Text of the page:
Santa Anita resists calls to close track despite second horse death in two days, 29th of the season

Ben WeinribYahoo Sports Contributor

Santa Anita Park faced calls to shut down when a horse died at its track on Saturday, but even after another horse died on Sunday, track management is choosing to continue to race.

On Saturday, 4-year-old Formal Dude pulled up early and had to be taken off the track after collapsing in front of the finish line. The horse, who entered as a favorite, had to be euthanized.

The following day, 3-year-old filly Truffalino broke down during the race and died of a heart attack.

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With 29 horses dying at Santa Anita Park since the season started in December, the California Horse Racing Board recommended that the track close for the remainder of its meet, which is scheduled to end June 23. The CHRB does not have the power to immediately stop a tournament but can after 10 days.

“The Chairman, Vice Chairman and the Executive Director recommended to Santa Anita management that they suspend racing for the seven remaining race days but that they allow horses to continue to train during that period. This would provide the industry more time to fully implement announced safety initiatives and perhaps additional ones,” the CHRB said in a statement.

“It is our understanding that Santa Anita management, after consultation with certain other industry stakeholders, believes that for a variety of reasons, the future of California racing is best served by continuing to race.”

Santa Anita had to be shut down in March

This isn’t the first time that Santa Anita has faced scrutiny for the safety of its course. The track faced similar concerns in March when 22 horses died during a two-month span, and the track was shuttered while officials inspected the track.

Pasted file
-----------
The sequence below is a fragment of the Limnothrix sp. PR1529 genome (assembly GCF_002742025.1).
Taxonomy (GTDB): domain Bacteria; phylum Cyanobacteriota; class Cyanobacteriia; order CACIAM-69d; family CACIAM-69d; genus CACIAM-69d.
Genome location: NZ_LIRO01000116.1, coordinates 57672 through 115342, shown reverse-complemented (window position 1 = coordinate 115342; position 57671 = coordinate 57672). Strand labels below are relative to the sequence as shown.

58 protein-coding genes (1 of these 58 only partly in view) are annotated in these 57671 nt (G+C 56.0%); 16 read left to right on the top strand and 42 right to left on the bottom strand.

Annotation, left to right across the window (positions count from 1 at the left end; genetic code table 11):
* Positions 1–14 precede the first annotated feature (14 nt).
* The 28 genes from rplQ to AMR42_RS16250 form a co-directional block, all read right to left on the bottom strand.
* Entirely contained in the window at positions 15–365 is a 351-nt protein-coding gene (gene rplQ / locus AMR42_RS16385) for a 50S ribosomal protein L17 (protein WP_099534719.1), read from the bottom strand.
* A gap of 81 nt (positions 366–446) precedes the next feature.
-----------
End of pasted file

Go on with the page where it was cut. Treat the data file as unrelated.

However, the racetrack was closed for just over three weeks before racing resumed and competing horses had to face some of the most stringent safety and medication rules in horse racing.

Still, that hasn’t stopped more horses from dying. Death is an unfortunate part of racing — even at other notable tracks such as Pimlico Race Course — but this year is an entirely new level. According to NBC News, just 18 total horses died in the previous two years at Santa Anita.

The track did have a six-week stretch without any deaths, but the issue has come roaring back. Some suspect that a surprisingly wet and cold winter could be partly to blame for the dangerous track, yet more answers are needed after the continuous deaths.

“Either the rules aren't strong enough or the rules aren't being followed, but whatever the reason for the deaths of two more horses, Santa Anita needs to listen to the California Horse Racing Board and shut down,” PETA’s senior vice president Kathy Guillermo said. “It should not reopen until full-leg scan equipment is in place, since most pelvis injuries also show lesions in the legs; the dirt track has been replaced with a safer synthetic surface; and the district attorney's investigation into trainers and veterinarians is complete.”

Santa Anita is facing more calls to close its track after two horses died over the weekend. (Photo by Mark Ralston/Getty Images)
Santa Anita is facing more calls to close its track after two horses died over the weekend. (Photo by Mark Ralston/Getty Images)

What does this mean for Santa Anita’s future?

With the CHRB threatening to shut down Santa Anita’s track whether management agrees to or not, the end of the current meet is very much in the air. More notably, though, the track is scheduled to host the Breeders’ Cup on November 1-2, and that could be subject to change.

The Breeders’ Cup is one of the premier events in horse racing, and it can ill afford to be marred by another horse’s death.

In what appears to be exceedingly poor timing for Santa Anita, the Breeders’ Cups board will meet on June 27 to discuss changing the host site, according to a report in the Courier-Journal.

“I think it’s fair to say our board will have a full report from management on everything we know about the situation in California as well as injury rates at other racetracks and we’ll have to evaluate that situation and what our options are,” Breeders' Cup president Craig Fravel said Sunday. “That’s really ultimately a board decision, so I have to defer to that process.”

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